Miami Heat  v San Antonio Spurs

After rough shooting night LeBron says he’s “not a big fan” of sleeved jerseys


Adidas and the NBA will tell you that the sleeved jerseys are selling faster than they had projected, which is why you are seeing more of them (including the “Latin Nights” series of games, that are going on this month) . All-Star weekend commissioner Adam Silver said math showed that shooting percentages were almost identical when players wore sleeved jerseys as when they wore traditional ones.

He also said if the players didn’t like them there was something to discuss.

Count LeBron James among those who might want to have a discussion — he doesn’t like them.

The NBA’s biggest star voiced his complaint after a 6-of-18 shooting night as the Spurs beat the Heat handily 111-87 (you can see the video above, via SI’s The Point Forward).

“I’m not making excuses, but I’m not a big fan of the jerseys,” James told reporters. “Not a big fan of them. I have to figure something out the next time I have to wear the short sleeved jerseys…

“Every time I shoot it pulled,” James continued. “It feels like it’s just pulling every time I shoot, right underneath my arm. I already don’t have much room for error on my jumpshot anyway, so it’s definitely not a good thing.”

After watching the game, I would say some of the “blame” for LeBron’s rough night should go to Kawhi Leonard, who did a good job hounding LeBron and trying to make him uncomfortable all night.

There have been players that have gone with a sleeved jersey a couple sizes too big just to create a little room. More than one has privately grumbled about them, although Silver said the reaction when players were surveyed was mixed. LeBron wore them on Christmas against the Lakers and shot on 7-of-14 but went 0-if-4 from three.

The fact is this is about money — if the jerseys are selling the NBA isn’t going to move away from them. And they say they are selling. Fast.

But we may see less of them if there is a vocal backlash from players. LeBron has the platform to speak out in opposition and not get reprimanded by the league. He has. We’ll see where this goes from here.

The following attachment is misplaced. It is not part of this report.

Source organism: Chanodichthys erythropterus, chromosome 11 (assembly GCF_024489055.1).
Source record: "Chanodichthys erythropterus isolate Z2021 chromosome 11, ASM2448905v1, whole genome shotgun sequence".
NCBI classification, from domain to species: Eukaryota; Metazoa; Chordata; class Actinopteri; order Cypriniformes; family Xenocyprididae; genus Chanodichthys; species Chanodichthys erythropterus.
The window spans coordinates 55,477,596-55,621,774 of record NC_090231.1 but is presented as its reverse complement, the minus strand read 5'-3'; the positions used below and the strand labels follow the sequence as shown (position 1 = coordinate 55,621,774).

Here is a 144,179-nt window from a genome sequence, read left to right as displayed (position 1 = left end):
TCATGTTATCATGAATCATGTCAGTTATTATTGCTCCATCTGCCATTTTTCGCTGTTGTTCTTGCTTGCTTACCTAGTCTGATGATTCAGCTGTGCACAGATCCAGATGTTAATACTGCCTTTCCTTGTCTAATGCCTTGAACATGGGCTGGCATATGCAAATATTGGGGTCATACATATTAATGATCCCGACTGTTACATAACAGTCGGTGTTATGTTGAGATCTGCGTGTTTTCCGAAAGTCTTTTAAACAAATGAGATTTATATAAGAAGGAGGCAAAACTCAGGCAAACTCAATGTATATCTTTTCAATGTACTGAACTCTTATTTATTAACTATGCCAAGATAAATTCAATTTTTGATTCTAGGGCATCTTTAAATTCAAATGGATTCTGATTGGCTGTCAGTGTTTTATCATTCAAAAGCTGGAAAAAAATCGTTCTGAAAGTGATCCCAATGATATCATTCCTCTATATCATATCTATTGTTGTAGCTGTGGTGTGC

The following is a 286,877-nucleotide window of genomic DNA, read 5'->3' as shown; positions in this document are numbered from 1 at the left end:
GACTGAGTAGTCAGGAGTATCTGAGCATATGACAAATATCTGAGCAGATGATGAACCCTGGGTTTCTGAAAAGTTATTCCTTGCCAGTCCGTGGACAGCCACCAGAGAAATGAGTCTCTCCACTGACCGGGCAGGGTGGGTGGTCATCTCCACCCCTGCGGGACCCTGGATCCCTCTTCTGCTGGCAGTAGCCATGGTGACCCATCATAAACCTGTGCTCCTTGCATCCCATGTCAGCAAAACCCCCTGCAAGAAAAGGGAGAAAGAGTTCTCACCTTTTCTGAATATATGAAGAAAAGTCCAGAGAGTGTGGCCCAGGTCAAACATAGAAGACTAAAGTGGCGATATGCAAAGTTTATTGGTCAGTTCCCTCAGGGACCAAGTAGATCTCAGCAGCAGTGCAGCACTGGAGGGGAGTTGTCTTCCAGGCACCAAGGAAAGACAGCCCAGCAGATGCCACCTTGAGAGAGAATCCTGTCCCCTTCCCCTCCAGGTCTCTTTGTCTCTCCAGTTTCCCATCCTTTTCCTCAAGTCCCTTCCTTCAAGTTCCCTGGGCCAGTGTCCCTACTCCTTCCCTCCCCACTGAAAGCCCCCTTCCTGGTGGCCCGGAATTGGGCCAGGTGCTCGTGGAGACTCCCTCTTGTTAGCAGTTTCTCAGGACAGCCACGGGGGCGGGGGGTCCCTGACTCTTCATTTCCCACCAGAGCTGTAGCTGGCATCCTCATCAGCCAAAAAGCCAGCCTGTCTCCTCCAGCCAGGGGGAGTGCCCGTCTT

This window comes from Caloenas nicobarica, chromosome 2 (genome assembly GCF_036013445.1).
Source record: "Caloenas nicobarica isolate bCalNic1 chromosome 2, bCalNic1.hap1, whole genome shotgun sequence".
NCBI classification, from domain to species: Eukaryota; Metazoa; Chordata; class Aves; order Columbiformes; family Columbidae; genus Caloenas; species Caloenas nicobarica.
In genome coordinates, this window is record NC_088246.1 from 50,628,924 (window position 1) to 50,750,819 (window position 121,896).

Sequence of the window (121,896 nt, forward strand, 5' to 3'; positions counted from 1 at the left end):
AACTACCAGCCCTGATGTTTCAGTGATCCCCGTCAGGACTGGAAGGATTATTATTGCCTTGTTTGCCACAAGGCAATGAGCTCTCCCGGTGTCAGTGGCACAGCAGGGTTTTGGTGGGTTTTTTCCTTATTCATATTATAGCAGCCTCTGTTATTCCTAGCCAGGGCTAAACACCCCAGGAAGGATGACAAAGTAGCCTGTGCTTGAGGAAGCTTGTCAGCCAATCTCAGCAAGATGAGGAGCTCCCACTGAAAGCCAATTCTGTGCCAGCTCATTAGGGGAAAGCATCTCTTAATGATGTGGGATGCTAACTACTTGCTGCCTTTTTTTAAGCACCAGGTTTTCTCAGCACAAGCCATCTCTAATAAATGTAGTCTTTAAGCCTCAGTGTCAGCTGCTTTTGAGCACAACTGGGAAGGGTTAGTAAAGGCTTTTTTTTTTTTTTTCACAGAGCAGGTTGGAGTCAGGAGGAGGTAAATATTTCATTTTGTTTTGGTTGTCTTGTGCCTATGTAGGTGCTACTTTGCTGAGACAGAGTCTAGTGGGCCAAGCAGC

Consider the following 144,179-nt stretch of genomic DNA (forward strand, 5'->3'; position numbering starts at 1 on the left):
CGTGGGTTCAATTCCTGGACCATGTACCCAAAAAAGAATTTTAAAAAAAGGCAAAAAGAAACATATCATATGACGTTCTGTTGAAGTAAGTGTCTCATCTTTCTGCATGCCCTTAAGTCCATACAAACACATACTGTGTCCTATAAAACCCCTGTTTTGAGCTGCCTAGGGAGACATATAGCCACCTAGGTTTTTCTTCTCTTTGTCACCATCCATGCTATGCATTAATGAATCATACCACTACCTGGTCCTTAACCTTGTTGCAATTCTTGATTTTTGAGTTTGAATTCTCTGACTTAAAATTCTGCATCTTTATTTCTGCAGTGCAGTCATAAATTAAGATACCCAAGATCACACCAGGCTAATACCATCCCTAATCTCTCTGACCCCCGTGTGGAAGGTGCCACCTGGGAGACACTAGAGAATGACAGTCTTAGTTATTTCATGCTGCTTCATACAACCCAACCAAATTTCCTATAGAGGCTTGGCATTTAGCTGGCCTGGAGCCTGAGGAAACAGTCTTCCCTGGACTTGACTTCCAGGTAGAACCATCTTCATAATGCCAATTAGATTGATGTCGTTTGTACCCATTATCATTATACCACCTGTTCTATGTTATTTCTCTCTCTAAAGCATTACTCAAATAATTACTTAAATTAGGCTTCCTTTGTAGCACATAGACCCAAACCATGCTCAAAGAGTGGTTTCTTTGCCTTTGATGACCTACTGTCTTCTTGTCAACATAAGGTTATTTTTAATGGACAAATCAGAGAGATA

John Wall drops J.R. Smith with crossover, makes layup (VIDEO)

John Wall
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John Wall is one of the hardest players to guard in the NBA. J.R. Smith found that out the hard way on Tuesday night when Wall sent him flying with a behind-the-back dribble before making an easy layup.

The Wizards beat the Cavs, who are now 13-5 on the season.

Sixers to retire Moses Malone’s number next season

Darryl Dawkins, Moses Malone

Kobe Bryant‘s pregame tribute video stole the show in Philadelphia, but Tuesday night was Moses Malone tribute night. The former league MVP and Hall of Famer passed away in September, and his legacy was honored by the Sixers during a halftime ceremony. During the festivities, Malone’s son announced that his No. 2 will be retired by the organization next season.

There’s no question that Malone, one of the greatest players in the history of the sport, deserves to have his number retired. The only relevant question is: why didn’t this happen years ago? The ceremony next season should be good, but it would have been better if they had done it when Malone was alive to participate in it. No Sixers player has worn No. 2 since Malone anyway, but it’s been over 20 years since he last wore a Sixers jersey. Why couldn’t they have found some time in those two decades to have a ceremony and hang a banner?

LeBron James with two-handed halfcourt bounce pass for assist (VIDEO)

LeBron James
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Perhaps LeBron James‘ most underappreciated skill has been his passing. He is rightly hailed as the most unselfish superstar of his generation, but being a willing passer is only part of it: he’s also as good at it as any point guard in the league. Case in point: this two-handed halfcourt bounce pass on Tuesday night, finding Richard Jefferson for an easy dunk:

Kobe gets great introduction, loud ovation in Philadelphia

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Kobe Bryant‘s relationship with his hometown of Philadelphia had its rocky sections — the Kobe’s Lakers beat the Sixers in the 2001 Finals, and then Kobe was booed during the 2002 All-Star Game —  but all was forgiven on Tuesday night.

In his final trip to Philly, he was given a framed Lower Merion High School jersey — that’s Kobe’s school, in case you forgot — and it was presented by Dr. J.

Then the fans welcomed him like you see above.

That pumped up Kobe, who scored 13 first quarter points on 5-of-10 shooting, his best quarter of the season.